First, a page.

Another week, another Marvel game review. This time we’re looking at a Spiderman Action RPG crossover between Amazing Spiderman and Spiderman 2099 – an interesting cross to be sure. Is two company, or just one too many?
In Good Company
As mentioned above, in this game you play as both Amazing Spiderman and Spiderman 2099, tied together by a time vortex opened by Walter Sloan. Sloan’s plan was to go into the past to alter time to bring technology from the future back a century to make himself so rich he can effectively own the world. And his plan works – he changes time, Peter Parker no longer works at the Daily Bugle – in fact the Bugle no longer exists, and the future world is altered before Spiderman 2099’s eyes. And Spiderman 2099 learns from his archives that Amazing Spiderman dies at the Time Vortex to something, which prevents him from being able to assist in stopping this from happening. Using some sort of link that is never really explained, 2099 and Amazing are able to communicate with each other and coordinate to try to save Amazing so that he can help save the world from Sloan.
And the story just gets weirder from there. Note that I don’t say bad – the overall story is actually a very interesting story that is certainly recognizable as a ‘comic book’ story – and no, that is not a bad thing. The problem with the story is that they tried too hard to stretch it out, leaving a good story with a bunch of bland filler that really makes it feel a lot worse. Not the writer’s fault, I’m sure, but still frustrating. And even despite that, the game is only maybe 8 hours long. The story does have some interesting twists and a few moments where the cinematic comic book story shines. And the ending scene, while short, really does a good job of finishing things. At no point during the ending scene did I feel that I was getting slighted, despite the fact that the ending is only a few minutes long – which is hard to do.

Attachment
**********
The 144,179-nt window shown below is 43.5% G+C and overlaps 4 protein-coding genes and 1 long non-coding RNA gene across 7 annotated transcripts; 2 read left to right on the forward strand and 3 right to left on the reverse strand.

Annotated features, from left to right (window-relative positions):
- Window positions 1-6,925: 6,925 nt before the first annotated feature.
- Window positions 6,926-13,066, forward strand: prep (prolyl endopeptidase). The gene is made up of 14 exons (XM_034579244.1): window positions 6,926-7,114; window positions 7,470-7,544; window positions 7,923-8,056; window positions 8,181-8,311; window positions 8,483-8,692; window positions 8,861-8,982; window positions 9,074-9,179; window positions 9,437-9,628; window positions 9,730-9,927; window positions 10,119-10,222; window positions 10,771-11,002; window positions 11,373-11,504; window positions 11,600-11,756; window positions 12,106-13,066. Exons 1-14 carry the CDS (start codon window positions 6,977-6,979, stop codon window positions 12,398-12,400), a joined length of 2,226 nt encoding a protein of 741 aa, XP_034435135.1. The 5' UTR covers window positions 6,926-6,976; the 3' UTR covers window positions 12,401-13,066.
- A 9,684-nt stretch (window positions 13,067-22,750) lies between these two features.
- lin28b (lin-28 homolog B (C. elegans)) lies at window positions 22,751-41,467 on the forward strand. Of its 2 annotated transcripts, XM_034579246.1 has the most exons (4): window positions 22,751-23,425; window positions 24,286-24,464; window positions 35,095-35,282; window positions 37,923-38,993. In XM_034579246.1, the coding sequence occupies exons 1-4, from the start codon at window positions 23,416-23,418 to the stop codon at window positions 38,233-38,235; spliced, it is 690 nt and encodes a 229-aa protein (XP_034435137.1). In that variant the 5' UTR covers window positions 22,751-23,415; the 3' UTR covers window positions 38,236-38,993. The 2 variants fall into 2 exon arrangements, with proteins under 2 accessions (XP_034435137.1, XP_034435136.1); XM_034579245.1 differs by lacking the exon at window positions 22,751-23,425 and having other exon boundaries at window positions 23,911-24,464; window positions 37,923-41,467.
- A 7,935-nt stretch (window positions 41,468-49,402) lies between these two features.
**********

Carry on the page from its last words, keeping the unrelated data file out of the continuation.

The game features only a few of the classic Spider-man villains, which was a bit disappointing – since there are so many good ones that could have been present, even given the nature of the story. But the ones that were there were all well-portrayed.
Webs and Talons of Fury
The combat controls are very fluid. They all work as they should, and the abilities have a good sense of impact. Both Spidermen play slightly differently, and both feel very ‘Spiderman’ in combat although 2099 is easier to use and a bit more effective overall. Amazing Spiderman is more of a standoff fighter using a lot of jumping and mid-range web-strikes while 2099 feels more like a brawler pulling his enemies to him and tearing away at them with augmented talons and nice strong short-ranged strikes. They each have their own distinct special abilities, which is really where the combat begins to differ – although the special abilities for both serve the same purpose – one is an escape, one is a root, etc. But overall the combat is fast-paced, fluid, and fulfilling.
The downside to the combat comes from the cut-and-paste nature of the enemies and environments. It is, for the most part, a long game of corridors and rooms full of a limited assortment of enemies where you have to either kill until you can get a key, open a stuck door or activate a panel. Prettymuch rinse and repeat. If you kill the right enemy, you can occasionally even skip a large portion of the enemies – because the keys are on a specific enemy, not just received by clearing the room. There are a few places where you’ll find wide open environments, and in those few places the feeling of being Spiderman is definitely more present. The boss fights, though a bit sparse, are all impressive and well-done, some of the most enjoyable moments of the game really. And the final boss fight(s) truly do a perfect job of taking advantage of the combat system while still doing a good job of representing the dichotomy of Amazing vs 2099 by having an alternating battle where you’re essentially fighting two fights at the same time. Each fight makes full use of the combat styles of the relative character you’re controlling, and really makes for a unique combat experience that was quite fun.